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Ismaili History 413 - Muhammad bin Ismail in Farghana

When the Abbasids intensified their search for the Ismaili Imam to its extreme, Muhammad had to travel out of Iran and reached as far as the valley of Farghana, which was a large, prosperous and pleasant region. Farghana was known as the "Gate of Turkistan" and now it is in Uzbekistan and partly in Tajikistan. It must be however noted that the history of Tajikistan is bound up with that of Uzbekistan in Central Asia, for the two countries are not only contiguous, but have often been governed by the same rulers and subject to the same invasions. The dominant tradition has it that Muhammad bin Ismail had taken refuge at Farghana valley, situated mainly in the eastern Uzbekistan and partly in Tajikistan and Kyrgstan, covering an area of 8500 sq. miles. The old city of Faghana, however, is in Uzbekistan, spread over 2750 sq. miles with ancient ruins, wherefrom Muhammad bin Ismail seems to have dispatched his dais in the Pamir, the highland region of Central Asia, which is centered in the Gorno-Badakhshan in Tajikistan.

It is necessary here to remark that the Ismailis in upper Oxus were reportedly deep-rooted in their faith, but unfortunately we do not have details of the Ismaili mission during the veiled era in Central Asia. These Ismailis however retained a specific literary tradition by preserving and transmitting from generation to generation an anonymous treatise, entitled "Ummu'l-Kitab" that had certainly exercised a sole source of their religious inspiration for about three hundred years till the arrival of Nasir Khusaro in this region.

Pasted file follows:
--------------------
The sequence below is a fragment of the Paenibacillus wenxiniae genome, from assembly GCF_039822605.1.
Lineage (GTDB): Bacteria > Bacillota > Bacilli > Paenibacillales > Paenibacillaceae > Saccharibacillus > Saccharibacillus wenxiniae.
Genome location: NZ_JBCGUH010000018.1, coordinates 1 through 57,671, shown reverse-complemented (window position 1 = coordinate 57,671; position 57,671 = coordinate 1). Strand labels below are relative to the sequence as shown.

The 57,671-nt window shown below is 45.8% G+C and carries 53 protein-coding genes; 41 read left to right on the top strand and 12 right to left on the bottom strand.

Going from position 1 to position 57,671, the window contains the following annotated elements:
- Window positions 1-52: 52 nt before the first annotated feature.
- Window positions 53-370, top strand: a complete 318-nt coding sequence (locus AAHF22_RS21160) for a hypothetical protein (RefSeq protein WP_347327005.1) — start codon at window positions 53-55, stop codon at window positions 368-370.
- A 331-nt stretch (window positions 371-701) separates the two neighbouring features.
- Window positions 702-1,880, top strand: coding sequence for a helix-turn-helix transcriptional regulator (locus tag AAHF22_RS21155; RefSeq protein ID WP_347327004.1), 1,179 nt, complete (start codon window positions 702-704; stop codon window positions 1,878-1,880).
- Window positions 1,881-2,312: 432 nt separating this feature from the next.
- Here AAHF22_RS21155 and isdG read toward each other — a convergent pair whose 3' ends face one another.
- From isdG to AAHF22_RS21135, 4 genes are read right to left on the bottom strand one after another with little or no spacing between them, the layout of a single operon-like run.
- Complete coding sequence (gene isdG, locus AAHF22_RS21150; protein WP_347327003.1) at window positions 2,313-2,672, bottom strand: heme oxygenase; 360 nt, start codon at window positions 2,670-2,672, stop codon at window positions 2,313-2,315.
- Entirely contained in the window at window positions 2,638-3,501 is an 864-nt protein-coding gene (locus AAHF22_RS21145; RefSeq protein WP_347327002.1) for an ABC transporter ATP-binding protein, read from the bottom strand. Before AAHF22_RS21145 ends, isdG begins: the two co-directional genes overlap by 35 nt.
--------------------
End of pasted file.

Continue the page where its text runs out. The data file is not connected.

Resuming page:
"Ummu'l-Kitab" consists of the discourses of Imam Muhammad al-Bakir in response of his disciples and the famous narrators of the traditions, such as Jabir bin Abdullah Ansari, Jabir al-Jufi and Muhammad bin al-Mufazzal bin Umar. It was composed originally in Arabic and was translated into Persian in later period. W. Ivanow assigns its compilation before the beginning of the 5th/11th century, while Henry Corbin (1903-1978) places its origin in 2nd/8th century.

"Ummu'l-Kitab" remained wrapped in mist for a long period. In 1898, A. Polovtsev, a Russian official in Turkistan, who was interested in the study of Ismailism and later became the Russian Consul-General in Bombay, while visiting the upper Oxus, he discovered a copy of "Ummu'l-Kitab". In 1911, its another Persian version was unearthed from Wakhan by the Russian official, called J. Lutsch. The photocopies of both these manuscripts were deposited in the Asiatic Museum of the Imperial Russian Academy of Science at St. Peterburg. Carl Salemann, the director of the Museum was editing its text, but his death in 1916 prevented the task. Later on, W. Ivanow was destined to edit and publish the text of "Ummu'l-Kitab" in 1936. He however based his edition on the copy which was obtained by Ivan I. Zarubin (1887-1964) in 1914 at Shagnan. "Ummu'l-Kitab" is a volume of 210 pages and was also translated into Italian by Pio Filippani- Ronconi in 1966 from Naples.

After some times, Muhammad returned to his ancestral abode, Salamia and died in 197/813. He left behind six sons, viz. Jafar, Ismail, Ahmad, Ali, Hussain and Abdullah. He had also a son named Yahya.

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